Figure 7. Cardiac inflammation of Ebi3-deficient mice is depicted by lower infiltration of IL-10-producing Tr1 cells. (A–E) Expression of key markers associated with alternatively activated macrophages was analyzed in the heart tissue of wild-type (WT) and Ebi3-deficient mice after 15 d.p.i. Gene expression of ArgI (A), Chi3l3 (B), and Fizz1 (C) was assessed by RT-PCR. IL-4 (D) and IL-13 (E) production was measured in the homogenate of heart tissue by ELISA. (F) Production of IL-10 was evaluated by ELISA in the homogenate of heart tissue 15 d.p.i. (G,H,I) Representative plot and number of CD3+CD4+IL-10+Foxp3+ and CD3+CD4+IL-10+Foxp3− cells isolated from the heart tissue and evaluated as in (A,B). Data shown are expressed as mean ± SEM *(P < 0.05) and are representative of three independent experiments (n = 5).
Blockade of IFN-γ or NOS Prevents Myocarditis and Ameliorates the Survival of T. cruzi-Infected Ebi3−/− Mice
Based on our earlier findings that Ebi3 could attenuate inflammatory intensity by inducing Tr1 cells after T. cruzi infection, we evaluated whether the treatment of T. cruzi-infected Ebi3-deficient mice with anti-IFN-γ MAb could control myocarditis and improve host survival. Notably, the blockade of IFN-γ after 9 d.p.i. was essential to improve host survival of Ebi3-deficient mice when compared to untreated Ebi3-deficient mice (Figure 8A). Because IFN-γ is required for parasite control by promoting macrophage release of NO, we assessed whether the blockade of IFN-γ contributed to T. cruzi growth. The treatment with α-IFN-γ MAb did not influence the level of parasitemia (Figure 8B). As IFN-γ also promotes NO production of macrophages, we assessed whether the use of L-NMMA to blockade all isoforms of NOS could similarly prevent myocarditis during the T. cruzi infection. As expected, treatment with L-NMMA was also able to prevent host susceptibility to T. cruzi infection of Ebi3-deficient mice (Figure 8C). Furthermore, treatment with L-NMMA after 9 d.p.i. did not lead to impaired T. cruzi clearance from the bloodstream (Figure 8D).
Figure 8. Blockade of IFN-γ or NOS prevents host susceptibility of Trypanosoma cruzi-infected Ebi3-deficient mice. (A–D) Ebi3-deficient or wild-type (WT) mice previously infected with T. cruzi were treated with α-IFN-γ at 9, 12, and 15 d.p.i. or L-NMMA at 9, 12, 15, and 18 d.p.i. intraperitoneally. (A,C) Mortality was daily evaluated and (B,D) bloodstream parasitemia was analyzed on alternate days from 5th until 18th day after infection. These data are representative of three independent experiments (n = 5) and expressed as mean ± SEM (P < 0.05).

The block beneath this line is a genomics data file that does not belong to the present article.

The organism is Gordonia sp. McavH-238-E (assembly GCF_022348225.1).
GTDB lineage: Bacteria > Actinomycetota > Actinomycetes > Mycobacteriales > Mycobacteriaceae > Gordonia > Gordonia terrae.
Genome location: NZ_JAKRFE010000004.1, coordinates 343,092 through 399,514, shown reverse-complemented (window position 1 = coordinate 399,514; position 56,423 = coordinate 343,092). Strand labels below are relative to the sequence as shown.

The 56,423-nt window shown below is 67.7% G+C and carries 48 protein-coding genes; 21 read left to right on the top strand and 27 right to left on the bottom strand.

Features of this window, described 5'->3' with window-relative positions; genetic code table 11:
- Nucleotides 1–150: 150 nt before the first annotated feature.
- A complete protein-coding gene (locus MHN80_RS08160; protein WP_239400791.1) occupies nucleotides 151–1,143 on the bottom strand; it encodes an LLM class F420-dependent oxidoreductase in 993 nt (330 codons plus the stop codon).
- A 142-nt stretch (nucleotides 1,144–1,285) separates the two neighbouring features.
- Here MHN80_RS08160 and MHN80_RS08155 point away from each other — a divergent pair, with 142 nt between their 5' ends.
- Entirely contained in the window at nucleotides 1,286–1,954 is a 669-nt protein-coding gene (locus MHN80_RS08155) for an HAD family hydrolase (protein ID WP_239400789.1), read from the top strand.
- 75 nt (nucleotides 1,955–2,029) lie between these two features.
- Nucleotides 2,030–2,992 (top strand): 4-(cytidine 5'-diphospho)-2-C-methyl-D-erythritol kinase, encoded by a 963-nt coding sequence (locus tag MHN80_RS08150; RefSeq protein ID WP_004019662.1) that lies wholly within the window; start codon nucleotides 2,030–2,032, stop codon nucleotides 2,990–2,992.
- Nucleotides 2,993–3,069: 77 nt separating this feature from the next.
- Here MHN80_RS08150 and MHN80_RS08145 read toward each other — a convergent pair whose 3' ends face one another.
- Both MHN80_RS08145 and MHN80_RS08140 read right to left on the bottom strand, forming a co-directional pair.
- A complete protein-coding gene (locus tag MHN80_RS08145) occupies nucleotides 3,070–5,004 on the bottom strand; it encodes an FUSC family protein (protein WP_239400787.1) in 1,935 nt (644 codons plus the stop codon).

Augmented Serum Levels of IL-27p28 Are Associated with Milder Clinical Forms of Chagas Disease
We next examined the impact of IL-27p28 in human clinical forms of Chagas disease. To perform this, we stratified our Chagas disease sample population into controls and patients with mild, moderate, or severe heart dysfunction caused by T. cruzi infection. As suggested by the results in the experimental model of T. cruzi infection, serum levels of IL-27p28 were higher in patients with indeterminate form or mild heart dysfunction compared to chronic patients with moderate or severe heart dysfunction (Figure 9). These data indicate that IL-27p28 can also be used as a biomarker associated with different clinical forms of CCC.
Figure 9. Increased serum levels of IL-27 are related to milder clinical forms of chronic chagasic cardiomyopathy. IL-27p28 was measured in the sera of control individuals, patients with indeterminate form, or patients with mild, moderate, or severe heart dysfunction stratified by clinical evaluation and criteria for Chagas disease further specified in the Section “Materials and Methods.” These data are expressed as mean ± SEM (P < 0.05).
Polymorphic Sites at the Ebi3 Gene Are Associated with Severe Cardiopathy in Chagas Disease